Although the community shares the blame, the entire ritual is aimed at relieving this blame: in most versions of the myth, it is a métoikos who commits the crime, the ox, the axe, and the knife that is used to cut up the animal, are equally to blame for the death. In some versions of the myth, the animal is buried like a man. The weapons are ritualistically tossed away. There is a term in psychology which applies to what happens in the Bouphónia myth; a term now mostly used in the setting of (domestic) violence. The term is 'reciprocal violence'; it pertains to the cancellation of guilt when two parties inflict the same thing (upon each other or together). In the case of domestic violence, it relates to the notion that partners psychologically cancel out the pain they inflict upon each other, reasoning it away as saying 'but I did it to', or 'he/she did it first, but I did it as well'.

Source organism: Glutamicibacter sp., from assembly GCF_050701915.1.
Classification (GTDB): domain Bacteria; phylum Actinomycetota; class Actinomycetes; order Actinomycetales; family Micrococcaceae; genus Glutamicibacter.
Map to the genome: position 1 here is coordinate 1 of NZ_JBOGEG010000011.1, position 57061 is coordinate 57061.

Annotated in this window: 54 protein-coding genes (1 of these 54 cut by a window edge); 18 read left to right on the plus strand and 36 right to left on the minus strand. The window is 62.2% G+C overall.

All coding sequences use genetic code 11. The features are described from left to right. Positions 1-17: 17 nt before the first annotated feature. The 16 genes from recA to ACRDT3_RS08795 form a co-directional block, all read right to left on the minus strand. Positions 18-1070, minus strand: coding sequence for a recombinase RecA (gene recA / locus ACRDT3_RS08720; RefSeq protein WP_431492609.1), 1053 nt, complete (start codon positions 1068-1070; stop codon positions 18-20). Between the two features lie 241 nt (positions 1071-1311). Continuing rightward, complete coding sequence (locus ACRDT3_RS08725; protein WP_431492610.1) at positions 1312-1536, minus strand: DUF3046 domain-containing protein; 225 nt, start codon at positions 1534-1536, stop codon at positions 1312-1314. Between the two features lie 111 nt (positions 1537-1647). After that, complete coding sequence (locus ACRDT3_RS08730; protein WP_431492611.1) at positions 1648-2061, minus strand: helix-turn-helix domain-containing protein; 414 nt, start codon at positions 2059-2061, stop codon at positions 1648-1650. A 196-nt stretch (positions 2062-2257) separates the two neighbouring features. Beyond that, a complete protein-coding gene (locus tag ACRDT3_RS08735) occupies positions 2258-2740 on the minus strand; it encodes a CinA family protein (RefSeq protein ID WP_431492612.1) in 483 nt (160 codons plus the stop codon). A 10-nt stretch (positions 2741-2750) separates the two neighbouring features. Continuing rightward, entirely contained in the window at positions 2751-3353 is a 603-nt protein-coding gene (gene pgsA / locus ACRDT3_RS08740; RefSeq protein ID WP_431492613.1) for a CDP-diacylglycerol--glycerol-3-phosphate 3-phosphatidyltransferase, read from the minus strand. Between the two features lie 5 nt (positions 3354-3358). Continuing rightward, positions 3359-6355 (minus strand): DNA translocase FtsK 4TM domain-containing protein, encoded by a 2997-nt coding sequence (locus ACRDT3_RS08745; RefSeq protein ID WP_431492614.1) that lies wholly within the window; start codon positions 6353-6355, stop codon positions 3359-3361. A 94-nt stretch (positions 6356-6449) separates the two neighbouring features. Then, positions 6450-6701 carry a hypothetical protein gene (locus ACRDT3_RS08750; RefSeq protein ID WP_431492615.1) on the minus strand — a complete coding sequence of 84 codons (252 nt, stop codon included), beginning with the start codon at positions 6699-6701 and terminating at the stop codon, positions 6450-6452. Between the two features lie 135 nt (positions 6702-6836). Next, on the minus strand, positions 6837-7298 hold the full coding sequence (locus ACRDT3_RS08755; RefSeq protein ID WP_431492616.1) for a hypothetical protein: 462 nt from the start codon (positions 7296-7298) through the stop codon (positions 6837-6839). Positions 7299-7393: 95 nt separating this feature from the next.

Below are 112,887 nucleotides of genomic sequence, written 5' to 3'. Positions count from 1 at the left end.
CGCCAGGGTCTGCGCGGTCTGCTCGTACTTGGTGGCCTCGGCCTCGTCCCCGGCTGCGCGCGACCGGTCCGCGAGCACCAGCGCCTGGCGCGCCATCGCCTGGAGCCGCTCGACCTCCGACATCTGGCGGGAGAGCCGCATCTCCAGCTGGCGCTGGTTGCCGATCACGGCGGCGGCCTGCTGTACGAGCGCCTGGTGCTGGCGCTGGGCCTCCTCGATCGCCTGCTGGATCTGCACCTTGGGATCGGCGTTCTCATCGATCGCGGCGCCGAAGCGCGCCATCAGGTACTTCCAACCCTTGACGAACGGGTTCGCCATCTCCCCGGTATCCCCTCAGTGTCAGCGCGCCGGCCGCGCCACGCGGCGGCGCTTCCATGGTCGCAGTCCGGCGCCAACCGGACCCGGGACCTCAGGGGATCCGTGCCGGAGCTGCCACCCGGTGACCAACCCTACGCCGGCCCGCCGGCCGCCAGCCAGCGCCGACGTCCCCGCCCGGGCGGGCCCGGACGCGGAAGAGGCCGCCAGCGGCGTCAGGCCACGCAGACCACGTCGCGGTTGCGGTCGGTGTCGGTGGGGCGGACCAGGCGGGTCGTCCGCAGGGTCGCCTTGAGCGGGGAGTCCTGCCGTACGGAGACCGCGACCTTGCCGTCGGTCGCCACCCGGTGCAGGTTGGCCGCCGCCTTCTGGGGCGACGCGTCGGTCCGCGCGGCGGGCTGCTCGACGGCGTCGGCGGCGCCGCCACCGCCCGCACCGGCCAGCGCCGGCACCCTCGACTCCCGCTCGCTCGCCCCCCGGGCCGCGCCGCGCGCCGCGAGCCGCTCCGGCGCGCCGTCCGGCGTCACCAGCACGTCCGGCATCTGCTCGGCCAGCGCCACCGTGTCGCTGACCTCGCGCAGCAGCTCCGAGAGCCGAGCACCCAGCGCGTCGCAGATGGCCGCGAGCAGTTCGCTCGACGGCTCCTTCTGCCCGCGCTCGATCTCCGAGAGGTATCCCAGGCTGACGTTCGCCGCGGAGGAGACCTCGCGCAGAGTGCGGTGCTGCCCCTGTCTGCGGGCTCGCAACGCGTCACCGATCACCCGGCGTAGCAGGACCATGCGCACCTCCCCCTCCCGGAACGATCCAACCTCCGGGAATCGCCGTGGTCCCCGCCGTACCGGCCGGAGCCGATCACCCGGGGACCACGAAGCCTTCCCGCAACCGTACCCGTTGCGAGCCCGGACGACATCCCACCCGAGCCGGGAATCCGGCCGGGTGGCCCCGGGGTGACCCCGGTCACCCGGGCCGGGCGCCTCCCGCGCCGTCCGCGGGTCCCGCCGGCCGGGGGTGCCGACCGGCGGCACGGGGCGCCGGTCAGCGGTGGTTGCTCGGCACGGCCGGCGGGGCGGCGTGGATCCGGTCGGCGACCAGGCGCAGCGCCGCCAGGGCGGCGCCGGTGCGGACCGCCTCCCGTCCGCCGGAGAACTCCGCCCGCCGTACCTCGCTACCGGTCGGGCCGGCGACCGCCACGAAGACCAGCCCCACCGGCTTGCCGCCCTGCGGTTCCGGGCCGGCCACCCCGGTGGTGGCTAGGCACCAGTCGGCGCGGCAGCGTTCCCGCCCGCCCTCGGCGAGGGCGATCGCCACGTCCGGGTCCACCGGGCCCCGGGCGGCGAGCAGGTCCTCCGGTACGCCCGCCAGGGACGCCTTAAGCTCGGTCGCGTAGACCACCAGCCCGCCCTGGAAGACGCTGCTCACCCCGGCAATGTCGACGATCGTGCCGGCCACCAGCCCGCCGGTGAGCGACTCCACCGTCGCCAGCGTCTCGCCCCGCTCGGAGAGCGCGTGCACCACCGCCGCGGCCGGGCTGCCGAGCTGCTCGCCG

Here, we see the same cycle; everyone is 'to blame' for the death of the ox, simply by being there, and in order to break the circle, an inanimate object--which, obviously, can not defend itself, thus the cycle can not possibly continue--it chosen to bear the blame, thus relieving it off of everyone else. The blame (and miasma) is placed on either the axe alone, or the knife as well, and relieved by destroying the object(s) it is placed upon. I'm reminded of the dog that was sometimes sacrificed to Hekate at the Deipnon--touched by all members of the family so miasma was transfered onto it--although it seems irreverent to compare Porphyrios' main case against animal sacrifice with an animal sacrifice. Yet, it is also telling that the animal is 'resurrected', in a fashion, by stuffing it and putting it back out on the field, in front of a plough. By denying the murder happened, the whole reason to blame anyone is taken away. It's the ultimate break of the cycle.